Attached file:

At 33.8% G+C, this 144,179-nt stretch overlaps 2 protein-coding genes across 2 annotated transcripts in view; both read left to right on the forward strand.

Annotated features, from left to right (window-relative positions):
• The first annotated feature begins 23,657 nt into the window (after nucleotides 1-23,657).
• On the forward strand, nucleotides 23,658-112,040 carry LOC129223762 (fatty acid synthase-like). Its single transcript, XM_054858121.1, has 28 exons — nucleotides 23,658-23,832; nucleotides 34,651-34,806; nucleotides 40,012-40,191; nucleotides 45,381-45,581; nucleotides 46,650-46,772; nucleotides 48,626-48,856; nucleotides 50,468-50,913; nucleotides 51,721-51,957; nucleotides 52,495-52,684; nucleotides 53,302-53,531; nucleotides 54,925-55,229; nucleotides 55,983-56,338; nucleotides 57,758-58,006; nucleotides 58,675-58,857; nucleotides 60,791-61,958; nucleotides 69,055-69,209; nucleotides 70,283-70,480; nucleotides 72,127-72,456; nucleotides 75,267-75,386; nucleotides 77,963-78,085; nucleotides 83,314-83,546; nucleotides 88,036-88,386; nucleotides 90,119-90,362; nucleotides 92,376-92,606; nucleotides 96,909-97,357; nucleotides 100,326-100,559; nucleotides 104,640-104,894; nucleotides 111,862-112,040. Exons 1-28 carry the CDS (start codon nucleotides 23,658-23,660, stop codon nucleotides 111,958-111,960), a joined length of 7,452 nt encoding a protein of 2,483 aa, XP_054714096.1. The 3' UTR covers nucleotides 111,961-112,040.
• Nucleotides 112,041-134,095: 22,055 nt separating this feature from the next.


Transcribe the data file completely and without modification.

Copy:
At 33.8% G+C, this 144,179-nt stretch overlaps 2 protein-coding genes across 2 annotated transcripts in view; both read left to right on the forward strand.

Annotated features, from left to right (window-relative positions):
• The first annotated feature begins 23,657 nt into the window (after nucleotides 1-23,657).
• On the forward strand, nucleotides 23,658-112,040 carry LOC129223762 (fatty acid synthase-like). Its single transcript, XM_054858121.1, has 28 exons — nucleotides 23,658-23,832; nucleotides 34,651-34,806; nucleotides 40,012-40,191; nucleotides 45,381-45,581; nucleotides 46,650-46,772; nucleotides 48,626-48,856; nucleotides 50,468-50,913; nucleotides 51,721-51,957; nucleotides 52,495-52,684; nucleotides 53,302-53,531; nucleotides 54,925-55,229; nucleotides 55,983-56,338; nucleotides 57,758-58,006; nucleotides 58,675-58,857; nucleotides 60,791-61,958; nucleotides 69,055-69,209; nucleotides 70,283-70,480; nucleotides 72,127-72,456; nucleotides 75,267-75,386; nucleotides 77,963-78,085; nucleotides 83,314-83,546; nucleotides 88,036-88,386; nucleotides 90,119-90,362; nucleotides 92,376-92,606; nucleotides 96,909-97,357; nucleotides 100,326-100,559; nucleotides 104,640-104,894; nucleotides 111,862-112,040. Exons 1-28 carry the CDS (start codon nucleotides 23,658-23,660, stop codon nucleotides 111,958-111,960), a joined length of 7,452 nt encoding a protein of 2,483 aa, XP_054714096.1. The 3' UTR covers nucleotides 111,961-112,040.
• Nucleotides 112,041-134,095: 22,055 nt separating this feature from the next.